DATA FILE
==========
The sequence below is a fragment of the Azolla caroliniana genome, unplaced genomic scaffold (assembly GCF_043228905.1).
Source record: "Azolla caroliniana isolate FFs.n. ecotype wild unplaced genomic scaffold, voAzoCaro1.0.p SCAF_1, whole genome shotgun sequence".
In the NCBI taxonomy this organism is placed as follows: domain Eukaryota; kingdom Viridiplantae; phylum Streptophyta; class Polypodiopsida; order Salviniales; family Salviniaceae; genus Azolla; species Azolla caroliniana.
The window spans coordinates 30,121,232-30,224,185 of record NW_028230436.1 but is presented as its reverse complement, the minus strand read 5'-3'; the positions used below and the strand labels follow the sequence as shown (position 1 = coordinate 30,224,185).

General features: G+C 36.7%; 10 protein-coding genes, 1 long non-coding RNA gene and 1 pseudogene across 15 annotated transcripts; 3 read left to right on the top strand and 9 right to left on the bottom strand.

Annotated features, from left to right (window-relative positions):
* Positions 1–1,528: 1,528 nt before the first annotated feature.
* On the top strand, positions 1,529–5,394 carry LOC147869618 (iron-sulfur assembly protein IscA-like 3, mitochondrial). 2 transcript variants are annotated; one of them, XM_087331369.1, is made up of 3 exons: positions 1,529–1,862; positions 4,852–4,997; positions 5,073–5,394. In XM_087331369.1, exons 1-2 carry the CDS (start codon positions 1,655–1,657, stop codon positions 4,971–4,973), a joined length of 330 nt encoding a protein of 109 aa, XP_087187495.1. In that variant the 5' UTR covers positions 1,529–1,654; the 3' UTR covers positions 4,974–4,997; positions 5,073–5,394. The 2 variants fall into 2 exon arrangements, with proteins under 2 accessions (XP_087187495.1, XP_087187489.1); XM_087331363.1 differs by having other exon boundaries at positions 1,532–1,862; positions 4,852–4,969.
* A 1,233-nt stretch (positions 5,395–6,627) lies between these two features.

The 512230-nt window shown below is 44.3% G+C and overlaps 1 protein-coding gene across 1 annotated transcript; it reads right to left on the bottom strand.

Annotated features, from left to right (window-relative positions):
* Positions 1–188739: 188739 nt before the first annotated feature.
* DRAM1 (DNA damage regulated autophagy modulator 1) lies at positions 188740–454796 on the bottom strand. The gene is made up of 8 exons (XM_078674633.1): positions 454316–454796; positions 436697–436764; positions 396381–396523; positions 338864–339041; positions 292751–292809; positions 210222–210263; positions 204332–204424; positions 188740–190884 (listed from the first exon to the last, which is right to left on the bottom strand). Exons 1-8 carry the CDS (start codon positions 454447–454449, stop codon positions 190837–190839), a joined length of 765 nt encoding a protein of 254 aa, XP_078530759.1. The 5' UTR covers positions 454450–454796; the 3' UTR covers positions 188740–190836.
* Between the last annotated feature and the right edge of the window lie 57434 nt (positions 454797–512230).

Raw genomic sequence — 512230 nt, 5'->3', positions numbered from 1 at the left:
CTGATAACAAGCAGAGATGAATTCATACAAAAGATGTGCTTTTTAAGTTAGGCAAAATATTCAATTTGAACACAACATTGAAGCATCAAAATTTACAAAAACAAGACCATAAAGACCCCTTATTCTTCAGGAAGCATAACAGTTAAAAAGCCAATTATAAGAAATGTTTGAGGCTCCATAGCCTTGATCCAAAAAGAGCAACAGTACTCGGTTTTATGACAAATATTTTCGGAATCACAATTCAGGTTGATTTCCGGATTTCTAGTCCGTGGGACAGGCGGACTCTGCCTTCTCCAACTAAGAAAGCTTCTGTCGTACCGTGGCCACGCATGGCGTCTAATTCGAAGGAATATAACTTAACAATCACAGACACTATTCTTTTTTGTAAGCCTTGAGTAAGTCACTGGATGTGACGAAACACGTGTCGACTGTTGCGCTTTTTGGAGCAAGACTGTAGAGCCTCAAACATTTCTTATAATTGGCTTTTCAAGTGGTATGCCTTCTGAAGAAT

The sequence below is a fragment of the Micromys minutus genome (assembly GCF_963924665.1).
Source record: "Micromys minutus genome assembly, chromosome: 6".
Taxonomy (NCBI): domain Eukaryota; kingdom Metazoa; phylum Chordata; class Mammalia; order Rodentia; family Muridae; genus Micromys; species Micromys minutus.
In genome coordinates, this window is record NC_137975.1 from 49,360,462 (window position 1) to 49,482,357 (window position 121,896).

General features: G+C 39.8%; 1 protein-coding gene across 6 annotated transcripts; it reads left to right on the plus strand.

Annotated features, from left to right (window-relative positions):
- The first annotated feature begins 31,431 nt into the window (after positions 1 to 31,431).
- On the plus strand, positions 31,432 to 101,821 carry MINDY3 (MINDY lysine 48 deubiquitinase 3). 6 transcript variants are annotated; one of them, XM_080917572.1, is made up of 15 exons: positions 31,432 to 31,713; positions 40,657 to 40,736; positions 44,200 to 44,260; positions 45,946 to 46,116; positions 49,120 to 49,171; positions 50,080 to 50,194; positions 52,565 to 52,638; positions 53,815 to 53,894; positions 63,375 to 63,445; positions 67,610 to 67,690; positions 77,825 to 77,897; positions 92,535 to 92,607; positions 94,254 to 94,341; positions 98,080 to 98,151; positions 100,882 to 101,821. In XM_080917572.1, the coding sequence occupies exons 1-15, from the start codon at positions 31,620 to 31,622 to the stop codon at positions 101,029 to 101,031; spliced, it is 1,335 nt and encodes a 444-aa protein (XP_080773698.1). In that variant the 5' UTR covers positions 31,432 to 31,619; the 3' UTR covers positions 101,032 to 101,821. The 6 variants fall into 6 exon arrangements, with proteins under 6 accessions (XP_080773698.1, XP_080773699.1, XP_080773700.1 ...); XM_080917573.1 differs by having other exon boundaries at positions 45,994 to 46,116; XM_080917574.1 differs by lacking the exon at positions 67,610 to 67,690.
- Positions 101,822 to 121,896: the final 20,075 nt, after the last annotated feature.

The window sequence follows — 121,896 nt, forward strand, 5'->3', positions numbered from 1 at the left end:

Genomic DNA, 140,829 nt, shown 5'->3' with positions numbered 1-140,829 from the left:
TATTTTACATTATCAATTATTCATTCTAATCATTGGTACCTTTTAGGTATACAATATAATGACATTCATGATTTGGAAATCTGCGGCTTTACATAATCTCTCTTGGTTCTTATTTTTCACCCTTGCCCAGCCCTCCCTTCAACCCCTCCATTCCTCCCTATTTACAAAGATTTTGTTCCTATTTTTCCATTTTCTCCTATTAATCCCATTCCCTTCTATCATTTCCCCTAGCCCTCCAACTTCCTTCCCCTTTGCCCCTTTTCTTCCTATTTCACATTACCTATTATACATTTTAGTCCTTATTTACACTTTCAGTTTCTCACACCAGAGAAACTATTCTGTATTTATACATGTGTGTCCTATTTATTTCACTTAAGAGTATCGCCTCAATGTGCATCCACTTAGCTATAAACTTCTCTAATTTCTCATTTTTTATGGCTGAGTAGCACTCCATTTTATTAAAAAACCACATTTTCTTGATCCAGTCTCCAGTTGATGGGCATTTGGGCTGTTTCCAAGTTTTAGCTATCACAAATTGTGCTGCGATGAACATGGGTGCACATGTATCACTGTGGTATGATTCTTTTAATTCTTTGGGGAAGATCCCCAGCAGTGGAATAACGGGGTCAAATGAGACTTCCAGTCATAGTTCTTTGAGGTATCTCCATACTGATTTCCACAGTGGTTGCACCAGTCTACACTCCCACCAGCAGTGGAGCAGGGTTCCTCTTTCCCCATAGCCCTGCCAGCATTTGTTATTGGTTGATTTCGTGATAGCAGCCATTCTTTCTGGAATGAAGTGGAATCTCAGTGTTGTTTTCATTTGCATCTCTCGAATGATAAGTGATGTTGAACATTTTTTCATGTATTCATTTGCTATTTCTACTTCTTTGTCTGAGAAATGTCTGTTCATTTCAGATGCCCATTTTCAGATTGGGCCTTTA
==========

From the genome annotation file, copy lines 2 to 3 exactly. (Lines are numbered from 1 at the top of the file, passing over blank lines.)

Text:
Source record: "Azolla caroliniana isolate FFs.n. ecotype wild unplaced genomic scaffold, voAzoCaro1.0.p SCAF_1, whole genome shotgun sequence".
In the NCBI taxonomy this organism is placed as follows: domain Eukaryota; kingdom Viridiplantae; phylum Streptophyta; class Polypodiopsida; order Salviniales; family Salviniaceae; genus Azolla; species Azolla caroliniana.